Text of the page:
“Twelve Years in the Making!” Sounds more like a tagline from a Hollywood biblical epic, not Boyhood, the latest, commendably ambitious film from director Richard Linklater.
I know what you’re thinking. Would it really have made that much difference had Boyhood been filmed over a period of three months with a range of actors playing the leads at various stages of their lives as opposed to a 12-year shoot that affords its cast the relatively unheard of luxury of literally aging before our eyes?
I say relatively because two similar cinematic experiments immediately come to mind: Francois Truffaut’s 20-year, 41/5 film Antoine Doinel cycle (The 400 Blows, Stolen Kisses, etc.) starring Jean-Pierre Leaud as the director’s alter ego, and Michael Apted’s continuing series of Up documentaries, which, starting at age seven, began chronicling its subjects’ growth in seven-year increments.
Mason (Ellar Coltrane) and Samantha (Lorelei Linklater) are the product of good people (Patricia Arquette and Ethan Hawke) who couldn’t make their love work. With dad temporarily out of the picture, we begin to follow Mason on his journey through age 5 to 18, passing from family to family in one Texas town or another. Known only as “Mom,” Arquette could qualify for parent of the year were it not for the bad romantic choices she made.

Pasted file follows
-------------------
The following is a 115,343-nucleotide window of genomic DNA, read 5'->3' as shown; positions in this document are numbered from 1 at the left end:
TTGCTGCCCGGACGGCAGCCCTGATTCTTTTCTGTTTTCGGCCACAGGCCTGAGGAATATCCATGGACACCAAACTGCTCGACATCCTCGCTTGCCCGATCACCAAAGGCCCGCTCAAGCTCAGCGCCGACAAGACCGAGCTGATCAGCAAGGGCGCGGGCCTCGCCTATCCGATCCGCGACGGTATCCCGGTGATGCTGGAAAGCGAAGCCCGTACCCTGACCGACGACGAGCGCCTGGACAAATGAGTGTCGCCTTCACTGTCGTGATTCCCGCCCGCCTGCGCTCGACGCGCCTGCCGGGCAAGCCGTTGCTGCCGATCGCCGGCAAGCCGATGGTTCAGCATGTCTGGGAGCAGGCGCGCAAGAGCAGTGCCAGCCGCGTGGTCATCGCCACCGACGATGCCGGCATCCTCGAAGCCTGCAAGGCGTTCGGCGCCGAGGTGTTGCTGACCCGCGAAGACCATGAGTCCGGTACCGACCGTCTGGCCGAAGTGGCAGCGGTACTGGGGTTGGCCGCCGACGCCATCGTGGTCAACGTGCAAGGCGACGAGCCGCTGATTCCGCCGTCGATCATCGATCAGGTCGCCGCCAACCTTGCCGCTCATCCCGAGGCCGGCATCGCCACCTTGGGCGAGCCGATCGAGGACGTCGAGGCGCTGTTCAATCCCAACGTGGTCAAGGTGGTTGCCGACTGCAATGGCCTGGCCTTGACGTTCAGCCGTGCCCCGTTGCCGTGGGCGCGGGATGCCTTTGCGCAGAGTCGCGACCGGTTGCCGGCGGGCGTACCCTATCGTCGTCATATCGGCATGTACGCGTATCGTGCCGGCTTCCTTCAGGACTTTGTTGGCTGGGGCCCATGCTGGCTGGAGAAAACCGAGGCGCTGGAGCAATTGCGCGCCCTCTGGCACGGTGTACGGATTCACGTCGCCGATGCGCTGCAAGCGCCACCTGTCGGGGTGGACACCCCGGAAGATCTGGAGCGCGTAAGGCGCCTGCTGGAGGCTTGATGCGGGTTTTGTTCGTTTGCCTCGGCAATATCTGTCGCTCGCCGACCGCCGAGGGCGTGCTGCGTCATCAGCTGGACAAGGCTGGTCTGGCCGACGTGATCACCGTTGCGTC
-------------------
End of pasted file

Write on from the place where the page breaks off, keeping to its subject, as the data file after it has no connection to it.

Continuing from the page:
Coltrane is the donut hole in a box containing an otherwise delectable assortment of performances. Once he gets caught using his teacher’s pencil sharpener to turn rocks into arrowheads, not much initiative is provided and his soft-sell reactions to events around him take on even less command.
It’s doubtful that Linklater had a finished shooting script tucked under his arm the first day he called “Action!” Much of the film’s appeal stems from its structured commitment to chronicling growth without relying on improvisation as a crutch. It would have been impossible for Linklater to divine what events would unfold during the great shoot and the film stumbles only in its clumsy attempt to depict a shift in political tone. While Ethan Hawke is out stumping for Obama he instructs his son to pull a McCain poster from a neighbor’s lawn. Years later and a second marriage lands him squarely in Bush territory made blatantly obvious by a birthday party where Mason’s new set of grandparents gift the 16-year-old with a Bible and a gun.
Linklater doesn’t take the easy way out by simply compiling an ironic checklist of technological advancements or padding the score with wall-to-wall recognizable tunes. And, blessedly, there is not a trace of sentimentality. The dialog is refreshingly honest; for a change the kids counter their parents exhortatory counsel with equally invasive questions of their own.
Linklater’s casual hand at storytelling, dealing out reel after reel of naggingly forthright enlightenment, turns this simple tale of a mother trying to do her best into something worth every second of the time it took to produce.